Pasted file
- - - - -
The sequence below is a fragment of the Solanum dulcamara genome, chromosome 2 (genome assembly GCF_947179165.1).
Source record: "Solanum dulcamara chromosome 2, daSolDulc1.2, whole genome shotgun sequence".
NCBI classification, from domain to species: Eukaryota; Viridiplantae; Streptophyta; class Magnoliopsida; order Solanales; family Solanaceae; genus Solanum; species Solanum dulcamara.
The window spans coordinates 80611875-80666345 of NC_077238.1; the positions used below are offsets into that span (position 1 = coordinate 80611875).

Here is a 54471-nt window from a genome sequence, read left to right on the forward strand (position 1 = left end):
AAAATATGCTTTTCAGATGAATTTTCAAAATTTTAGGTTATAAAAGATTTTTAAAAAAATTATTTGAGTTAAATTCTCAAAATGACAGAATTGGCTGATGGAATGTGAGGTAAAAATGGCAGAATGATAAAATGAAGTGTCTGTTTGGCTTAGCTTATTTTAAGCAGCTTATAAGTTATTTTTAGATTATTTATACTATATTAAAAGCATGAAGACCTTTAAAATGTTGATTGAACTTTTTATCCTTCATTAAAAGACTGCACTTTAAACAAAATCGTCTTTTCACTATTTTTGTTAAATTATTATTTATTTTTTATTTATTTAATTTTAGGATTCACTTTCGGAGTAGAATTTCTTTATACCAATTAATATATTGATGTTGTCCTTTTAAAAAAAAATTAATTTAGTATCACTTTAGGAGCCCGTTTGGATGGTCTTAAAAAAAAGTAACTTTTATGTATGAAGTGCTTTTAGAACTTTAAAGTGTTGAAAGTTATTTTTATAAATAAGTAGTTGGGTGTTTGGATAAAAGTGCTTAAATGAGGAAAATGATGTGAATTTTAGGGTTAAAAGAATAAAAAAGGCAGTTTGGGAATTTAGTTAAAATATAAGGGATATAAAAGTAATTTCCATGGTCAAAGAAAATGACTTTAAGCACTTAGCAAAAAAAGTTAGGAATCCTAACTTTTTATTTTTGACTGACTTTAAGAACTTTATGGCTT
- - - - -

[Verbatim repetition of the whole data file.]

The sequence below is a fragment of the Solanum dulcamara genome, chromosome 2 (genome assembly GCF_947179165.1).
Source record: "Solanum dulcamara chromosome 2, daSolDulc1.2, whole genome shotgun sequence".
NCBI classification, from domain to species: Eukaryota; Viridiplantae; Streptophyta; class Magnoliopsida; order Solanales; family Solanaceae; genus Solanum; species Solanum dulcamara.
The window spans coordinates 80611875-80666345 of NC_077238.1; the positions used below are offsets into that span (position 1 = coordinate 80611875).

Here is a 54471-nt window from a genome sequence, read left to right on the forward strand (position 1 = left end):
AAAATATGCTTTTCAGATGAATTTTCAAAATTTTAGGTTATAAAAGATTTTTAAAAAAATTATTTGAGTTAAATTCTCAAAATGACAGAATTGGCTGATGGAATGTGAGGTAAAAATGGCAGAATGATAAAATGAAGTGTCTGTTTGGCTTAGCTTATTTTAAGCAGCTTATAAGTTATTTTTAGATTATTTATACTATATTAAAAGCATGAAGACCTTTAAAATGTTGATTGAACTTTTTATCCTTCATTAAAAGACTGCACTTTAAACAAAATCGTCTTTTCACTATTTTTGTTAAATTATTATTTATTTTTTATTTATTTAATTTTAGGATTCACTTTCGGAGTAGAATTTCTTTATACCAATTAATATATTGATGTTGTCCTTTTAAAAAAAAATTAATTTAGTATCACTTTAGGAGCCCGTTTGGATGGTCTTAAAAAAAAGTAACTTTTATGTATGAAGTGCTTTTAGAACTTTAAAGTGTTGAAAGTTATTTTTATAAATAAGTAGTTGGGTGTTTGGATAAAAGTGCTTAAATGAGGAAAATGATGTGAATTTTAGGGTTAAAAGAATAAAAAAGGCAGTTTGGGAATTTAGTTAAAATATAAGGGATATAAAAGTAATTTCCATGGTCAAAGAAAATGACTTTAAGCACTTAGCAAAAAAAGTTAGGAATCCTAACTTTTTATTTTTGACTGACTTTAAGAACTTTATGGCTT